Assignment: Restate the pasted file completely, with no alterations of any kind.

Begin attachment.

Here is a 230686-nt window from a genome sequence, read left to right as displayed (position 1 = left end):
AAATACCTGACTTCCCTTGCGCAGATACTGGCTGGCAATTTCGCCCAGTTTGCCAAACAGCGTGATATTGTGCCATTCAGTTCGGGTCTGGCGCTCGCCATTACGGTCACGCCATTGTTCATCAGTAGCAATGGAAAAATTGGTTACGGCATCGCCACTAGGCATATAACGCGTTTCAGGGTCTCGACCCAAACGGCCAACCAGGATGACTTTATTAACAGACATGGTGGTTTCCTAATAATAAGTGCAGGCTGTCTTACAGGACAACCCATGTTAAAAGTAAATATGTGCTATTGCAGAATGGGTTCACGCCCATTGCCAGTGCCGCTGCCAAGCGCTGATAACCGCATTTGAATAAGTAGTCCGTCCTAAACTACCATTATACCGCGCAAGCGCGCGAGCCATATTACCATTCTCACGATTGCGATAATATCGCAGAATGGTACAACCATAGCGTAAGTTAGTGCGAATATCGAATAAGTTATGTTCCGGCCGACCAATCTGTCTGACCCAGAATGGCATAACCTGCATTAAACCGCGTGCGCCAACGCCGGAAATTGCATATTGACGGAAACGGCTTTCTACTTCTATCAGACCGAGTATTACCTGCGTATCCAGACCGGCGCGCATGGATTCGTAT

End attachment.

Here is a 230686-nt window from a genome sequence, read left to right as displayed (position 1 = left end):
AAATACCTGACTTCCCTTGCGCAGATACTGGCTGGCAATTTCGCCCAGTTTGCCAAACAGCGTGATATTGTGCCATTCAGTTCGGGTCTGGCGCTCGCCATTACGGTCACGCCATTGTTCATCAGTAGCAATGGAAAAATTGGTTACGGCATCGCCACTAGGCATATAACGCGTTTCAGGGTCTCGACCCAAACGGCCAACCAGGATGACTTTATTAACAGACATGGTGGTTTCCTAATAATAAGTGCAGGCTGTCTTACAGGACAACCCATGTTAAAAGTAAATATGTGCTATTGCAGAATGGGTTCACGCCCATTGCCAGTGCCGCTGCCAAGCGCTGATAACCGCATTTGAATAAGTAGTCCGTCCTAAACTACCATTATACCGCGCAAGCGCGCGAGCCATATTACCATTCTCACGATTGCGATAATATCGCAGAATGGTACAACCATAGCGTAAGTTAGTGCGAATATCGAATAAGTTATGTTCCGGCCGACCAATCTGTCTGACCCAGAATGGCATAACCTGCATTAAACCGCGTGCGCCAACGCCGGAAATTGCATATTGACGGAAACGGCTTTCTACTTCTATCAGACCGAGTATTACCTGCGTATCCAGACCGGCGCGCATGGATTCGTAT